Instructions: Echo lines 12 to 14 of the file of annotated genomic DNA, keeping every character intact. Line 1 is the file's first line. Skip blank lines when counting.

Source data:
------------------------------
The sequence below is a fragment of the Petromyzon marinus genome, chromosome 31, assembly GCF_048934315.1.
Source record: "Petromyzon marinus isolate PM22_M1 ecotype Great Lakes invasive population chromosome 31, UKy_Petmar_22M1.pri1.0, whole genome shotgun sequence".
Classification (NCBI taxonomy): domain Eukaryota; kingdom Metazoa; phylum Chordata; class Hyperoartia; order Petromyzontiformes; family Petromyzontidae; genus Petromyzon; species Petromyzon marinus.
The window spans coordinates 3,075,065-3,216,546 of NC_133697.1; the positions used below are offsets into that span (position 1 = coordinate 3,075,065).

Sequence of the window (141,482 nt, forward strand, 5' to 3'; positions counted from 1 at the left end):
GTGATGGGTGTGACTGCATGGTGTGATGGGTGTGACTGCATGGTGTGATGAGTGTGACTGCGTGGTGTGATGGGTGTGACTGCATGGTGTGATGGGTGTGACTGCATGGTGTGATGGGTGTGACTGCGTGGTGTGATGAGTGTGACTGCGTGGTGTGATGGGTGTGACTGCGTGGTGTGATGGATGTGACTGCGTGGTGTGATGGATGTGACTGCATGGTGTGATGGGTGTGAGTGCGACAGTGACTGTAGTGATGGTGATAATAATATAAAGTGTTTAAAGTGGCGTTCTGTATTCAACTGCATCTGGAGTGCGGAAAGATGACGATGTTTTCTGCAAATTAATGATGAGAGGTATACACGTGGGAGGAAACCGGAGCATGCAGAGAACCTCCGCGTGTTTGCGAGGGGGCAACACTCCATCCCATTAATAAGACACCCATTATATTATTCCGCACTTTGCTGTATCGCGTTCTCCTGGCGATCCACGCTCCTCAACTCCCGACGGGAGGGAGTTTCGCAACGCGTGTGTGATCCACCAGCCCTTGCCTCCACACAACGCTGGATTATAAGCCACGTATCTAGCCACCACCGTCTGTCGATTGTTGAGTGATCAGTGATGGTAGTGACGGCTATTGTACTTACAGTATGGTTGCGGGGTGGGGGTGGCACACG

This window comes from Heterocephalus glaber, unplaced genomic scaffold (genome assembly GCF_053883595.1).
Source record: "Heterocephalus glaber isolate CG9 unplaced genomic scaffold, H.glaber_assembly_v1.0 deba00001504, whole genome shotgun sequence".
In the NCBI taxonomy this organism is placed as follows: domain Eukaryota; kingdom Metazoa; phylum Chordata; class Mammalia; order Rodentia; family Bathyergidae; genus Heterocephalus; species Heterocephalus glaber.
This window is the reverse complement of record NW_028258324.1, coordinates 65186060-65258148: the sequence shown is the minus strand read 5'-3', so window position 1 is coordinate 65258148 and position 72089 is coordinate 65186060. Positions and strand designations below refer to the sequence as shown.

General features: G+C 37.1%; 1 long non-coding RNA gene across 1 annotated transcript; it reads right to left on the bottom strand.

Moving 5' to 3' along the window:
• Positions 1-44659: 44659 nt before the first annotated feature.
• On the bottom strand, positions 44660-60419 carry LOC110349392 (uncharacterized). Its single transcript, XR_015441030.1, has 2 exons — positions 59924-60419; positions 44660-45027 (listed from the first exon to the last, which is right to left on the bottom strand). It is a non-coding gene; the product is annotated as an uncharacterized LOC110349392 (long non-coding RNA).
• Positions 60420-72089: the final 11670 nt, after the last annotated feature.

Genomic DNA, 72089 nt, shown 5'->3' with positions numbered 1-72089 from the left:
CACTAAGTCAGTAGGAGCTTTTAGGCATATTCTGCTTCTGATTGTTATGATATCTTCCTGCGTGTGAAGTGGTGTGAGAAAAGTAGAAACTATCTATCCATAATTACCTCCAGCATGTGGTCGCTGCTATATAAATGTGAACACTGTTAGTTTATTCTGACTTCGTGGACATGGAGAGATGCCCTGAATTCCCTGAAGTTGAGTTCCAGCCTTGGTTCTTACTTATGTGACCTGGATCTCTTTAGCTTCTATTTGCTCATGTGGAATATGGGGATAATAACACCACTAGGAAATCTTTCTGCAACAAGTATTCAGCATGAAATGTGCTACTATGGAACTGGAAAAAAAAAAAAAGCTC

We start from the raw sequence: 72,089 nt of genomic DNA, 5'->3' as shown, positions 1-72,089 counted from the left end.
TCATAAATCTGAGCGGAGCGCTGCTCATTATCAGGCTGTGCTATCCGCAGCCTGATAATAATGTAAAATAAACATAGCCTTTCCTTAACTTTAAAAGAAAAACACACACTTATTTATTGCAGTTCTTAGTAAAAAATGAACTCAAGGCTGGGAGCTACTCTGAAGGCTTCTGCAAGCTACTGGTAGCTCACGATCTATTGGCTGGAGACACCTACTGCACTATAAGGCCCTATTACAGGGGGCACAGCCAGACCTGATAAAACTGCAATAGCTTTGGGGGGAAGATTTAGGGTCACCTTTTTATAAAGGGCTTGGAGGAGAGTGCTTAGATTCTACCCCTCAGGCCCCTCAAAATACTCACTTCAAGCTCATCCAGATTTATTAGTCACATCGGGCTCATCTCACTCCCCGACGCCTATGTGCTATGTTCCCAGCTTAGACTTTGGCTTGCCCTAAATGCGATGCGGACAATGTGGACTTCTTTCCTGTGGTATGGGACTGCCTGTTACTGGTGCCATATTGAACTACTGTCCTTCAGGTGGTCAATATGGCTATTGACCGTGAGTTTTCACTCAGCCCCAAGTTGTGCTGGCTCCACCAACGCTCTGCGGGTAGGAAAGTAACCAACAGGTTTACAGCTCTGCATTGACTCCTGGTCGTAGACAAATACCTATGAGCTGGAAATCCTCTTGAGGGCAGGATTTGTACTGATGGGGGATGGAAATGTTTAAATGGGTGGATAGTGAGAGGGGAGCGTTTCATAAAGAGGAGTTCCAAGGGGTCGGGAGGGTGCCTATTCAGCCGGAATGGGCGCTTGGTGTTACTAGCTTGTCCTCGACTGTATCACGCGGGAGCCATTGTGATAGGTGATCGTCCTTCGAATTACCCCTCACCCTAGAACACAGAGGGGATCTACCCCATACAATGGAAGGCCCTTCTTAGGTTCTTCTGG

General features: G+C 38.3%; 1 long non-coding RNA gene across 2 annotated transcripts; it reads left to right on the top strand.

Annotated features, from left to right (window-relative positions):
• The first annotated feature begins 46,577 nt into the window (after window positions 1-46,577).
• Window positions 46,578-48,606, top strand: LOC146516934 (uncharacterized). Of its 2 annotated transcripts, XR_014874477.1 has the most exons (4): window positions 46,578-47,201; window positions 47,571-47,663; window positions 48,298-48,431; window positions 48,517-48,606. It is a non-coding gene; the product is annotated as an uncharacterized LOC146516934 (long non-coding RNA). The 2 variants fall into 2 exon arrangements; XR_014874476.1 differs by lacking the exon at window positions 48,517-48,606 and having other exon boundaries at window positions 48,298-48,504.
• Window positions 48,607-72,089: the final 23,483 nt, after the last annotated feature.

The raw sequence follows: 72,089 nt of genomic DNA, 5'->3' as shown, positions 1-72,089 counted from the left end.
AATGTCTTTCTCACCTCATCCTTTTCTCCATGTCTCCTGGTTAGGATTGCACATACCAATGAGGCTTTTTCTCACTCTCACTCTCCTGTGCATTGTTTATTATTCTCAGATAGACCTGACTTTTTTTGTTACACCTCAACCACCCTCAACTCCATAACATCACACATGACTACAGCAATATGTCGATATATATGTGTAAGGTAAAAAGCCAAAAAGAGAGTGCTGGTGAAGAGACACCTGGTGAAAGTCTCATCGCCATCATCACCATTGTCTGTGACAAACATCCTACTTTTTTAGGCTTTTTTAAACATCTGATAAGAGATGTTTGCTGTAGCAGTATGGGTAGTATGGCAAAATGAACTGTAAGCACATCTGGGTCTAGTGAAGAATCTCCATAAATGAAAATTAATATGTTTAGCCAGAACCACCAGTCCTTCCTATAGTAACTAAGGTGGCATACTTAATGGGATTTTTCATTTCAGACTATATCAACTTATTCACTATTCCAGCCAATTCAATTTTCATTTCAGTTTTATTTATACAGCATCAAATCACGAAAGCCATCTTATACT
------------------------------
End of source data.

Moving 5' to 3' along the window:
• Positions 1-44659: 44659 nt before the first annotated feature.
• On the bottom strand, positions 44660-60419 carry LOC110349392 (uncharacterized). Its single transcript, XR_015441030.1, has 2 exons — positions 59924-60419; positions 44660-45027 (listed from the first exon to the last, which is right to left on the bottom strand). It is a non-coding gene; the product is annotated as an uncharacterized LOC110349392 (long non-coding RNA).